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Original Articles

Neurocognitive skills in children with congenital hypothyroidism attending the endocrine clinic of the Professorial Unit of the Lady Ridgeway Hospital for Children, Colombo

Authors:

Samanmali P Sumanasena ,

Faculty of Medicine, University of Kelaniya, Ragama, LK
About Samanmali
Senior Lecturer in Disability Studies, Faculty of Medicine, University of Kelaniya, Ragama
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Nalika Gunawardena,

Department of Community Medicine, Faculty of Medicine, University of Colombo, LK
About Nalika
Senior Lecturer, Department of Community Medicine, Faculty of Medicine, University of Colombo
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Buddini Dissanayake,

Department of Paediatrics, Faculty of Medicine, University of Colombo Sri Lanka, LK
About Buddini
Research Assistant,Department of Paediatrics, Faculty of Medicine, University of Colombo Sri Lanka 
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Supun Dilanka,

Department of Paediatrics, Faculty of Medicine, University of Colombo Sri Lanka, LK
About Supun
Research Assistant,Department of Paediatrics, Faculty of Medicine, University of Colombo Sri Lanka 
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Shamya de Silva

Department of Paediatrics, Faculty of Medicine, University of Colombo Sri Lanka, LK
About Shamya
Professor in Paediatrics, Department of Paediatrics, Faculty of Medicine, University of Colombo Sri Lanka 
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Abstract

Background: Early thyroxine replacement prevents intellectual impairment due to congenital hypothyroidism (CHT). There is minimal evidence on neurodevelopmental outcome of children commenced on thyroxine during early infancy from countries not screening for CHT.

Objective: To assess the neurocognitive skills of children with CHT of age group 6-10 years, attending the endocrine clinic of the Professorial Paediatric Unit, LRH compared to age matched controls and to assess the influence of age at diagnosis, initial thyroid stimulating hormone (TSH) levels, thyroxine commencement dose and number of clinic visits in the first year on neurocognitive skills.

Method: A retrospective study was carried out from 1st January 2010 to 1stJanuary 2011 on children with CHT of age group 6-10 years, followed up in the endocrine clinic of the Professorial Paediatric Unit, LRH. Age matched healthy children aged 6-10 years were selected from similar socioeconomic backgrounds to compare the neurocognitive attainments. Neurocognitive skills were assessed using an age appropriate battery of instruments. Children older than 10 years were excluded as the assessment tools were designed only for the age range 6-10 years. Children with other co-morbidities adversely affecting their neurocognitive development were also excluded.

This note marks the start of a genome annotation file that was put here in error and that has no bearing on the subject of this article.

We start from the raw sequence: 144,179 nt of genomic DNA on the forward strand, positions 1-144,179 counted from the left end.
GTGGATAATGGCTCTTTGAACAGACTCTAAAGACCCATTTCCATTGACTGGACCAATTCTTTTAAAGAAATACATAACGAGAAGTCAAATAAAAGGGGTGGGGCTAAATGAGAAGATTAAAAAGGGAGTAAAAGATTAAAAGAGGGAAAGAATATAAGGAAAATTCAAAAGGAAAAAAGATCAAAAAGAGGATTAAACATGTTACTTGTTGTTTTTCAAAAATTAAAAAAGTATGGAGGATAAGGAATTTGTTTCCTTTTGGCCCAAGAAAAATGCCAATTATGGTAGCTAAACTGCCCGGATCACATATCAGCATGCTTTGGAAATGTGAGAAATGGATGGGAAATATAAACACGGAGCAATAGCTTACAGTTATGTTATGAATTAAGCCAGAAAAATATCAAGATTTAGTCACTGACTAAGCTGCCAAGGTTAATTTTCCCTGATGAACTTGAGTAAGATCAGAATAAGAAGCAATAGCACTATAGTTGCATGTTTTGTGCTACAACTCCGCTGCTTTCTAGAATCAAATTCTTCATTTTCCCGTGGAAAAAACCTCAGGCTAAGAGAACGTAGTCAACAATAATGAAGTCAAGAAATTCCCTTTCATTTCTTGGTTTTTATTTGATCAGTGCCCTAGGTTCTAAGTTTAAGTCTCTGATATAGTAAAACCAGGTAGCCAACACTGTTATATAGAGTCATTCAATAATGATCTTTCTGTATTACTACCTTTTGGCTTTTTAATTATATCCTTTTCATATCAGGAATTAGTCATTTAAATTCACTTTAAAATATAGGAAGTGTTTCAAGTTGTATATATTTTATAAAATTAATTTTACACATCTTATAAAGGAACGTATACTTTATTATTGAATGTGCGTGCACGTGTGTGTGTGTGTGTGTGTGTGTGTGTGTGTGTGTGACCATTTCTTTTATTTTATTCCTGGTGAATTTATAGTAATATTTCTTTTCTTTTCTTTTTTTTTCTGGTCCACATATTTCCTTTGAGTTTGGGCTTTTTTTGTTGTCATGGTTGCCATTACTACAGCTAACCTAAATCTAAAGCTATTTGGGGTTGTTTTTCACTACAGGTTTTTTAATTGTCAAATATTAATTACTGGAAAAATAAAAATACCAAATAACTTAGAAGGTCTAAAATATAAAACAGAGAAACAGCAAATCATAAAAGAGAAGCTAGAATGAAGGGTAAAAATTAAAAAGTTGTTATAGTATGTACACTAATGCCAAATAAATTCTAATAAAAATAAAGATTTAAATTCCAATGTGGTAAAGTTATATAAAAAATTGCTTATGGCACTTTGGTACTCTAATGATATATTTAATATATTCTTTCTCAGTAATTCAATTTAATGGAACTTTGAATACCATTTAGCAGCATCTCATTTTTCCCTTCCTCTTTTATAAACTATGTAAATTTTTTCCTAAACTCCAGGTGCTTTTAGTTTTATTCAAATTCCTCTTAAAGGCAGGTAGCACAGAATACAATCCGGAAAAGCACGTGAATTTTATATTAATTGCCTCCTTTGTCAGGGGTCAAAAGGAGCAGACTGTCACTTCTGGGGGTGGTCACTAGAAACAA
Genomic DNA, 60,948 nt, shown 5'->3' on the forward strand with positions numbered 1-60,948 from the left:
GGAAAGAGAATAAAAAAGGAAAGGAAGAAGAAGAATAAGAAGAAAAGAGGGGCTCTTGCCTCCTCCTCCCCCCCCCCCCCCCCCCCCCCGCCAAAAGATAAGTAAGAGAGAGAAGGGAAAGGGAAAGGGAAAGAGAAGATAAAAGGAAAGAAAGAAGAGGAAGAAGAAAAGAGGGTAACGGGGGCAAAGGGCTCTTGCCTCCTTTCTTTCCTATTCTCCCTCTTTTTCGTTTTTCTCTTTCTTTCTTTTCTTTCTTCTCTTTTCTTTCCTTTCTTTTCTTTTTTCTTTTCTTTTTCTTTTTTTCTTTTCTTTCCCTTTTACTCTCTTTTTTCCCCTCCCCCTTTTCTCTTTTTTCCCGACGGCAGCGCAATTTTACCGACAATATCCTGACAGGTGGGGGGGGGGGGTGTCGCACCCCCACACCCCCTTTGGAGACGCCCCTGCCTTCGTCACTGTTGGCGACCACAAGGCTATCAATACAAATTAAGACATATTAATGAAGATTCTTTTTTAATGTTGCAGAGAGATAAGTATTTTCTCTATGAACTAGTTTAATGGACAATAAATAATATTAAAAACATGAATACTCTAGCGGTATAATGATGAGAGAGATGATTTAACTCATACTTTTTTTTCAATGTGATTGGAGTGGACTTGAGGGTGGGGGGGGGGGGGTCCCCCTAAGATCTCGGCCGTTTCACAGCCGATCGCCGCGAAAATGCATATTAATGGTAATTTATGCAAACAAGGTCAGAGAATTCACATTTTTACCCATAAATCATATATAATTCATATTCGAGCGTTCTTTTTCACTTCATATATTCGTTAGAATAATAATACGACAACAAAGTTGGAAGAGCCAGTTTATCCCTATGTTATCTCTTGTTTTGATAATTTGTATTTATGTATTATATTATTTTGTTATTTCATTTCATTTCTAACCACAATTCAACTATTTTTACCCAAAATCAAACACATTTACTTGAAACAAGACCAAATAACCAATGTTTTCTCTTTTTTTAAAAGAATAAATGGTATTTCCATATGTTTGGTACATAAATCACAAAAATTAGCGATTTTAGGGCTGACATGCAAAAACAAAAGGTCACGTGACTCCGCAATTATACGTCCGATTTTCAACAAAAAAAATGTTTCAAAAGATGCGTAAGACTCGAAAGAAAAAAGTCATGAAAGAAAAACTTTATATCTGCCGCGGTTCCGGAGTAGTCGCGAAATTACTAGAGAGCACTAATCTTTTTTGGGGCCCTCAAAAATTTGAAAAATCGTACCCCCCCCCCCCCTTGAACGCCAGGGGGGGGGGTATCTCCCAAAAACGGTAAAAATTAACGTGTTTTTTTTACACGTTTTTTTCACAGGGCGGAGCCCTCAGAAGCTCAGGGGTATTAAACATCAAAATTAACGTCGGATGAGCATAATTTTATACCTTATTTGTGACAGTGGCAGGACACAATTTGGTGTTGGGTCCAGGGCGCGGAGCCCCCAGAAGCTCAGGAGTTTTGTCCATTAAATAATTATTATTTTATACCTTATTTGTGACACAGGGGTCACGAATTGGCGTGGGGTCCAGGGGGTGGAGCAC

Results: Twenty three children with CHT of age group 6-10 years were followed up in the endocrine clinic of the Professorial Paediatric Unit, LRH during the study period and 2 were excluded. Forty two age matched controls of age group 6-10 years also participated in the study. The mean age of the children was 2.42±2.59 years. The mean TSH levels at diagnosis was 43.17± 34.25mU/L. Starting dose of thyroxine in the majority was less than 10µg/kg/day. Children with CHT performed less than their peers in all age ranges and in all areas of skills. Statistically significant differences were documented in the total performance percentiles at ages of 8 (p=0.0001) and 9 years (p=0.0002). Similarly, they performed less in literacy at 8 (p=0.015) and 9 years (p=0.004), verbal performance at 8 years (p= 0.0002) and numeracy in 9 years (p=0.035). There was no significant correlation between the neurocognitive scores and age at diagnosis, initial TSH levels, thyroxine commencement dose or the number of clinic visits in the first year.

Conclusions: Children with CHT of age group 6-10 years, attending the endocrine clinic of the Professorial Paediatric Unit, LRH had significantly reduced neurocognitive skills compared to age matched controls. There was no significant correlation between the neurocognitive scores and age at diagnosis, initial TSH levels, thyroxine commencement dose or number of clinic visits in the first year.

(Key words: Congenital hypothyroidism, neurocognitive skills, school aged children)

DOI: http://dx.doi.org/10.4038/sljch.v45i2.8095

How to Cite: Sumanasena, S.P., Gunawardena, N., Dissanayake, B., Dilanka, S. and de Silva, S., 2016. Neurocognitive skills in children with congenital hypothyroidism attending the endocrine clinic of the Professorial Unit of the Lady Ridgeway Hospital for Children, Colombo. Sri Lanka Journal of Child Health, 45(2), pp.95–102. DOI: http://doi.org/10.4038/sljch.v45i2.8095
Published on 06 Jun 2016.
Peer Reviewed

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